Slate's "Well-traveled" column is visiting, of all places, Montreal--a city I know well, having inhabited it for five years as a child and two more as a postdoc. It is, without question, a beautiful city, and well worth visiting (in the summer, at least). There's a festival virtually every weekend in July and August, the old city (along with many other districts) is wonderfully picturesque, and the restaurants and nightlife are terrific. The atmosphere has a distinctly European-cosmopolitan flavor that is simply unique in North America.
It's also a rotten city in which to live. The economy has never really recovered from the rise of Quebec Separatism in the 70's, taxes are sky-high, municipal government is chronically corrupt and fiscally irresponsible, and the undercurrent of Francophone-Anglophone political tension adds a completely unnecessary layer of discomfort to everyday life. (And did I mention the horrible weather? Snow like Buffalo, and bitter cold from December through mid-May.) Anyone there with any ambition who can stand living in an English-speaking locale moves to Toronto or the US as soon as the opportunity arises. The locals who stay alternate between contemptuous denunciation of the deserters and rueful concession that their logic is inescapable.
In fact, I suspect that these two descriptions are not entirely unrelated. For a city to be elegant and picturesque, its inhabitants must value elegance and picturesqueness more than other things--say, economic progress or material comforts and conveniences. If a critical mass of the population embraces the former priorities, then those who value the latter ones will likely vote with their feet, gracing some other municipality with their philistine industriousness.
One thinks, for example, of "tourist trap towns" like Venice or Bruges in Europe, or New Orleans or Memphis in the US, where a core district has been turned into a de facto theme park. The inconveniences of inhabiting a tourist-ridden, tourist-priced, tourist-dependent city well past its historic prime are enormous, and the residents with the initiative and resources to leave who nevertheless stay, presumably do so out of devotion to the same rich cultural atmosphere that draws the tourists in the first place. The dyed-in-the-wool couldn't-possibly-live-elsewhere Montrealers I've known, for example, talk about the bagels, the smoked meat, the legendary neighborhoods and hangouts, and the city's numerous other traditions and institutions with at least as much love and pride as any materialistic suburbanite bragging about his or her new house or car or job.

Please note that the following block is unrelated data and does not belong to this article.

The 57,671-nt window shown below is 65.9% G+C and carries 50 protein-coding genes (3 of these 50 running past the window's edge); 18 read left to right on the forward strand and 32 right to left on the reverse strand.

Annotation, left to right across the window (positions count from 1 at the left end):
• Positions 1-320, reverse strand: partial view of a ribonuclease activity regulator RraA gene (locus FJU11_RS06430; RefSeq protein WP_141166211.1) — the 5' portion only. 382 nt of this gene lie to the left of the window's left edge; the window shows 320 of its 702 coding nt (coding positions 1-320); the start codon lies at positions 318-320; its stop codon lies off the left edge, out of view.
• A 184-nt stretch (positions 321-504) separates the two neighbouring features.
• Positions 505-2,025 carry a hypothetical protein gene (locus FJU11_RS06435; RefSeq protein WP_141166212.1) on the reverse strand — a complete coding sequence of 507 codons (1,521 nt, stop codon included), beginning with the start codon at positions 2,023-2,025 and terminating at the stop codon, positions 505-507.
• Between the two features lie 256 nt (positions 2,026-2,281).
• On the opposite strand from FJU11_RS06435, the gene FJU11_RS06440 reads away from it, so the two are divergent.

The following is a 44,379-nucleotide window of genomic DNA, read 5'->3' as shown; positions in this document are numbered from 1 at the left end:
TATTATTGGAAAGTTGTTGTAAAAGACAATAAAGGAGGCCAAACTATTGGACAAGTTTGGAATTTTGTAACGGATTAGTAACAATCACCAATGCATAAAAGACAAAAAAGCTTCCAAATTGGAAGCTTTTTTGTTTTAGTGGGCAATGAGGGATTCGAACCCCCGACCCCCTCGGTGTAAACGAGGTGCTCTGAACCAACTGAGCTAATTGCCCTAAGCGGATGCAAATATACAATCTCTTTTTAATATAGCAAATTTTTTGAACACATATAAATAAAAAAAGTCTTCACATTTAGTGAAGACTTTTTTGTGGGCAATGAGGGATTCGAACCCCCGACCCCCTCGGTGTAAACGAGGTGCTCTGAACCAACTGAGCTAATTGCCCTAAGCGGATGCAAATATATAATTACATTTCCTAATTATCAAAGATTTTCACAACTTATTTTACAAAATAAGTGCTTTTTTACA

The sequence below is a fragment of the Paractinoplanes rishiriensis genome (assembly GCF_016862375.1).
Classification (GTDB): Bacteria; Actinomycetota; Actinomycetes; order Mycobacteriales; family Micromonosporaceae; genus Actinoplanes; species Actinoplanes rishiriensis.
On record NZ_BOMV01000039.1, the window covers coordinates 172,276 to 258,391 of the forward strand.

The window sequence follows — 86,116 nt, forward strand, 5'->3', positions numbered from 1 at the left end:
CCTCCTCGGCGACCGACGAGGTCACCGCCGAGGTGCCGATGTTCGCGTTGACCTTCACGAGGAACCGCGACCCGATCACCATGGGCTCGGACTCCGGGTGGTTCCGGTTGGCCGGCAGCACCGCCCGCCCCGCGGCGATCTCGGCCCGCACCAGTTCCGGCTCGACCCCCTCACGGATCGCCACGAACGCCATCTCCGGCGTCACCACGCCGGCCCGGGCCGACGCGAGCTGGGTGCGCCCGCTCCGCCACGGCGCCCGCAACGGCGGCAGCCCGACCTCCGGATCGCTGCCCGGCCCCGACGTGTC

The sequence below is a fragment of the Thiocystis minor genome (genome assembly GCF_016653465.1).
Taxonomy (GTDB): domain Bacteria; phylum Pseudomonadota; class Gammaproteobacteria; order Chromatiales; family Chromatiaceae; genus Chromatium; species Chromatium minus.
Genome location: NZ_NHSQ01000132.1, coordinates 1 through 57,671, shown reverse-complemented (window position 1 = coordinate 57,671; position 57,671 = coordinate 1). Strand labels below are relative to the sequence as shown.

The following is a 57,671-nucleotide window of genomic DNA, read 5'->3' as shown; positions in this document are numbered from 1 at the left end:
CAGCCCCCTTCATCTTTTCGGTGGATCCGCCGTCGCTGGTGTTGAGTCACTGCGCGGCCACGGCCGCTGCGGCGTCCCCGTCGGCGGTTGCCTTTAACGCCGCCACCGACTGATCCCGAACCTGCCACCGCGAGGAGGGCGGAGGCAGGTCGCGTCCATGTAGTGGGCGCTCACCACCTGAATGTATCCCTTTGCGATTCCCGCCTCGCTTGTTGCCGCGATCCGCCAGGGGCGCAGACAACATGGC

The attachment is understandable; after all, local customs have always played an important role in giving people a sense of rootedness and identity. What's striking about the strong-cultured cities I've mentioned, though, is that they always hearken back to an earlier, greater time, to which their loving denizens cling with a kind of vicarious nostalgia--often for what they themselves never experienced. In Montreal, the glory years date back to the postwar period, when the city was truly Canada's first and foremost, the nation's leading center of culture, industry, commerce and politics--until the Separatists ruined everything in the seventies, sending terrified Anglos and their businesses scurrying westward to Toronto. The Montreal of Mordechai Richler, Schwartz's and the Main that Slate's Gary Shteyngart is celebrating this week is the Montreal of fifty years ago, not the Montreal of today.
One wonders if, say, the economically struggling Silicon Valley of fifty years hence will be full of people justifying their loyalty to their hometowns by sentimentally extolling the traditions that make it special--the casual khakis now viewed as elegantly chic; the low-paying jobs that still provide free lunches and massage booths, as in the old days; the popular obsession with "classic" electronic gadgets now decades out of date. Out of such quirky, archaic symbols, it seems, is the modern urban sensibility made, and made meaningful.